Saturday, September 21, 2019
September Is Country Music Month ~ The Nascent Nineties
By the end of the 1990's, I will have abandoned country music forever. But, oh, the nineties!
It may have been the times, but I don't think so. I do believe that "music is life through the ears of the beholder", as my blog's theme states, but there was something special about country in the nineties. Randy and George and Dwight had primed the pump the decade before, which allowed the artists of the nineties to soar. Too, I was in the prime of my life, at age thirty-five. And in the prime of what, unbeknownst to me, would become my "career". Blue skies shone above. Like country music, I didn't know what awaited me, but I had a feeling it was something good.
People liked to dance ~ buoyant, shit-kicking dance. Not giving a damn about the wagging tongues of the neighbors next door. Line dance, two-step, stumblin' drape-your-arm-around-your-partner dance. Don a western shirt with spangles dance. We even liked Billy Ray Cyrus, cuz you could dance to him.
You couldn't flip on your car radio and not hear a song that didn't make you bounce in your bucket seat and warble off-key into the breeze whooshing outside your wide-open window. I sang along to "Friends In Low Places" roaring home from work in my white Ford Taurus, and I didn't even like Garth Brooks much.
I'd only recently returned to country music by the time the nineties rolled in, but I was fully committed. I even no longer wanted my MTV. Radio still ruled. Radio was everywhere ~ in our cars, at work, in the kitchen, on camping trips and in the backyard garden. There was no such thing as "streaming". One could barely figure out how to get online and even when we did, we looked around a bit and said, ehh. Country had caught up with the rock world, though, and country videos were available twenty-four hours a day on CMT.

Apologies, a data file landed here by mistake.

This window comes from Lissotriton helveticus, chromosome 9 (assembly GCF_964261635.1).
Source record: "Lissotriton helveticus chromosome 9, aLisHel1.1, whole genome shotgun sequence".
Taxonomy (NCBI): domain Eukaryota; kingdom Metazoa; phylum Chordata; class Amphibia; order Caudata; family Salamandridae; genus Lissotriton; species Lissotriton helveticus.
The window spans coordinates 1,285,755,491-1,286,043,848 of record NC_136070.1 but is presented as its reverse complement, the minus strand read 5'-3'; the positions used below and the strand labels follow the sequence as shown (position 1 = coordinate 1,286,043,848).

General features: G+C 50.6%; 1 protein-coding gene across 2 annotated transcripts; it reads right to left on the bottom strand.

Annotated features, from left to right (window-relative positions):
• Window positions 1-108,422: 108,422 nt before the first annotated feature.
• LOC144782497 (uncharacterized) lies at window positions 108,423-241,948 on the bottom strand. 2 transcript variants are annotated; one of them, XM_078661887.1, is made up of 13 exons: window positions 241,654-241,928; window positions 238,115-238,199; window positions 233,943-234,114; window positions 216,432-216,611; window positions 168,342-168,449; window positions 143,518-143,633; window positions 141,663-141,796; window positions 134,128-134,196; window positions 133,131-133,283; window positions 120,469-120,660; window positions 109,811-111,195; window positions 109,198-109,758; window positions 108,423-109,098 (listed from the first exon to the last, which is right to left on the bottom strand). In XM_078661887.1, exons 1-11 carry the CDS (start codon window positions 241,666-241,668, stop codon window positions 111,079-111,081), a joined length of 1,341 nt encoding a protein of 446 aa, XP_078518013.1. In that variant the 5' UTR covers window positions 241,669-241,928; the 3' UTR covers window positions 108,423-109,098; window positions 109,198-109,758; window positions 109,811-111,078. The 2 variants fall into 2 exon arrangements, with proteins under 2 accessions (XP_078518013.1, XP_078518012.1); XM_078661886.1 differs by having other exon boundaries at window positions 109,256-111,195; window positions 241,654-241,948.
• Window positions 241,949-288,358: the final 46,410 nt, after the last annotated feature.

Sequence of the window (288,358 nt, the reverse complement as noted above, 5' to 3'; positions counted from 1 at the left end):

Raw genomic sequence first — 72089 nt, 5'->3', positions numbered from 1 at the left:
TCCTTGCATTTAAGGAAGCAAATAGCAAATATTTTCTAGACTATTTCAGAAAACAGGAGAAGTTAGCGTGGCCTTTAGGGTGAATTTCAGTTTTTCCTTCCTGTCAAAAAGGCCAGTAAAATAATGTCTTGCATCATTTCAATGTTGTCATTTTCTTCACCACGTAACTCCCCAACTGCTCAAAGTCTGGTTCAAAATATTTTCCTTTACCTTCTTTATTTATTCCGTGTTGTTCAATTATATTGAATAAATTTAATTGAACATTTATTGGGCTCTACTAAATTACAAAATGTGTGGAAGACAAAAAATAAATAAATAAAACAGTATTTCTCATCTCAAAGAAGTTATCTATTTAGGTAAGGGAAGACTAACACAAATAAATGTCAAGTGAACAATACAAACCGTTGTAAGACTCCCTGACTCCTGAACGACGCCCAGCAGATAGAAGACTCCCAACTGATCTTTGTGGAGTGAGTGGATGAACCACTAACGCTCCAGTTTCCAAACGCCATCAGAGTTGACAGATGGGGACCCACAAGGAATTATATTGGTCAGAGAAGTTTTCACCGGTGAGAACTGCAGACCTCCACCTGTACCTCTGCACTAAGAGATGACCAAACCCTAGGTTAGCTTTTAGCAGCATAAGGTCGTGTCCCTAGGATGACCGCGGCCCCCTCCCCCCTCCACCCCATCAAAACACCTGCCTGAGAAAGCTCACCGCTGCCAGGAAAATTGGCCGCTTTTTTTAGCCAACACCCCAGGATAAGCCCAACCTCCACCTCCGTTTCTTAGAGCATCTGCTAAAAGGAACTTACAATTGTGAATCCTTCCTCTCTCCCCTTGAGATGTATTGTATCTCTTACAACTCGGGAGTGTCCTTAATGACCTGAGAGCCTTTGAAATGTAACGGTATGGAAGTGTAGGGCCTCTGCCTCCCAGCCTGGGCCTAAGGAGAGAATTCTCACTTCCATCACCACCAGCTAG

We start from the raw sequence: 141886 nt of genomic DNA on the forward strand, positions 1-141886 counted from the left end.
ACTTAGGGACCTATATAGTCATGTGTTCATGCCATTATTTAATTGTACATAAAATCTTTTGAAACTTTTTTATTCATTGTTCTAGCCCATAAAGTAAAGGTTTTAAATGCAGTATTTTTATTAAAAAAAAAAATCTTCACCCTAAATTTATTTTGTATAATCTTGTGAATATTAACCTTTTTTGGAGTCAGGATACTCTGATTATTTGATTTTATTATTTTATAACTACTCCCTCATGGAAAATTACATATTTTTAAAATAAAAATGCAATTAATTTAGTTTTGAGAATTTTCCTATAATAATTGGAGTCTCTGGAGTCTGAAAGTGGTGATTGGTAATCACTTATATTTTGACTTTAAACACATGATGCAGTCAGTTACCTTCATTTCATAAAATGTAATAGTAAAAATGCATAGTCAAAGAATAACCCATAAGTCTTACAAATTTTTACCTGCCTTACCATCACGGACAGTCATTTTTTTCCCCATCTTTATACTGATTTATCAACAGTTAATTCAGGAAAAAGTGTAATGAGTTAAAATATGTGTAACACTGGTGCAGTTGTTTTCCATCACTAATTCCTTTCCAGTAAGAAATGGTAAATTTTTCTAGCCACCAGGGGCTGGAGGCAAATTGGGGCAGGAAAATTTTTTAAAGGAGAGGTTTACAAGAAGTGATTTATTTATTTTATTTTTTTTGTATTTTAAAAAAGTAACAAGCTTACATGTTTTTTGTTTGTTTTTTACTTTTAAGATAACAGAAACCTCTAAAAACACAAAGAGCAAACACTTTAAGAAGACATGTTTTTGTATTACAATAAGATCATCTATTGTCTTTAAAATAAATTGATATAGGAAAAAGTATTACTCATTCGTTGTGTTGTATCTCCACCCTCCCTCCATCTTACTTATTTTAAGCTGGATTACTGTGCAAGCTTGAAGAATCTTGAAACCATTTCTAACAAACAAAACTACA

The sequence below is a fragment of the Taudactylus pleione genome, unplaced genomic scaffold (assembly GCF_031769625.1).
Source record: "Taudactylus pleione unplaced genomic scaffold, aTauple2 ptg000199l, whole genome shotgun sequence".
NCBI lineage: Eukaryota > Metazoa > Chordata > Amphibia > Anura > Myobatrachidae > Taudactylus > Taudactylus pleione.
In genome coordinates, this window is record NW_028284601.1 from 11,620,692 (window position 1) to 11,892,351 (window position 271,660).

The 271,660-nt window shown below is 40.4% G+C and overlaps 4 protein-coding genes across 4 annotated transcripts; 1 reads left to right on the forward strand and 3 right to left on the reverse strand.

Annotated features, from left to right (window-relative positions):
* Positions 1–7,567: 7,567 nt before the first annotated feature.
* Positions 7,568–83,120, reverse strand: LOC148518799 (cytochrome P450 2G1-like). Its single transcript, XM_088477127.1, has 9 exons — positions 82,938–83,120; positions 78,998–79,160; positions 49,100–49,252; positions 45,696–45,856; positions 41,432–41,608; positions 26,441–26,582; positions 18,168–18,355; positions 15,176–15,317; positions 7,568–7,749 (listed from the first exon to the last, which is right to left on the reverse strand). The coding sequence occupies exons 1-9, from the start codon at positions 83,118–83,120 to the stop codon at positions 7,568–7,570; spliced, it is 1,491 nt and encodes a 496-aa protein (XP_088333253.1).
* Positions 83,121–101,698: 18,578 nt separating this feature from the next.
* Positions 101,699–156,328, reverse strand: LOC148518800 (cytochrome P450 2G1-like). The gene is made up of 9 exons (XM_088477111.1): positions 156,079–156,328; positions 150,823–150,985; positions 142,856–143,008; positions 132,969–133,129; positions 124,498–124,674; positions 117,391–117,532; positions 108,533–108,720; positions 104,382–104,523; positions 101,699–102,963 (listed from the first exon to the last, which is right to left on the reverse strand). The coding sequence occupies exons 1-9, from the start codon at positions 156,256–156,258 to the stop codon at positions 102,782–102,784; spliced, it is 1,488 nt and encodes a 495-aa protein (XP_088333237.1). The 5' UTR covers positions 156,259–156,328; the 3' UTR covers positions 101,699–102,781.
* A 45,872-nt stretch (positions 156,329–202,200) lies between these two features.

New artists were popping out all over. And ladies (if that is the correct PC term), if you still believe that country is lagging in the female artist department (which never was true, by the way), welcome to the nineties! In the decade there were as many hit songs recorded by women as by men. Maybe girl singers were simply more fun to listen to then, because they were joyous, rather than whiny.
Let's take a quick whoosh through the decade, shall we?
The year 1991 kicked off in grand country style, with a newly-formed duo (whatever happened to them?):
Another new act had a familiar last name,
Sometimes a song just hits you. It might not be sung by a well-known artist. It might be a passing fancy. Or it might just stay with you:
I liked this new guy. He had a cry in his voice, just like good country artists should. And this is a quintessential country song:
Speaking of dancin', try not to boogie to this. Joe Diffie was a huge country star in the nineties ~ people tend to forget. I don't.
I could go with a plethora of artists for my second pick, but let's be real. in 1993 Dwight Yoakam released his penultimate album that featured this:
Sorry, can't leave out Clay Walker:
Shoot me ~ I like this (a lot):
Again, shoot me; but this is an awesome recording. We can arm-wrestle over it, if you insist:
Nineteen ninety-five was a little lean in the "good hits" department. Thank goodness for Mark Chesnutt. I know I devoted an entire post to Mark, but if I'm culling the best singles of a particular year, this is definitely one:
Oh, remember her? She "ruined" country music, they said. Ha! I, too, was a bit skeptical of Shania Twain in the beginning, but let's compare Shania's songs to today's "country music", shall we? Here's the deal ~ she's an excellent songwriter. She found a niche; she exploited it. Deal.
I will end with 1996, just like Ken Burns did. It's fitting. Ken, a country music neophyte, was maybe onto something. After '96 country life took a downturn. We had the Dixie Chicks, who were okay, but not as awesome as their press wanted us to believe. McGraw and Hill (isn't that an encyclopedia company?) took over. An Australian, who, granted, could play a mean guitar solo but never ever recorded a distinctive track, won new artist of the year at the CMA's. Country was changing. And not in a good way. Somebody somewhere in the bowels of a Nashville office determined that fans didn't know what the hell they needed or wanted, and they were going to proceed to show them.
Bye bye, country.
Let's end on a high note, though, with The King:
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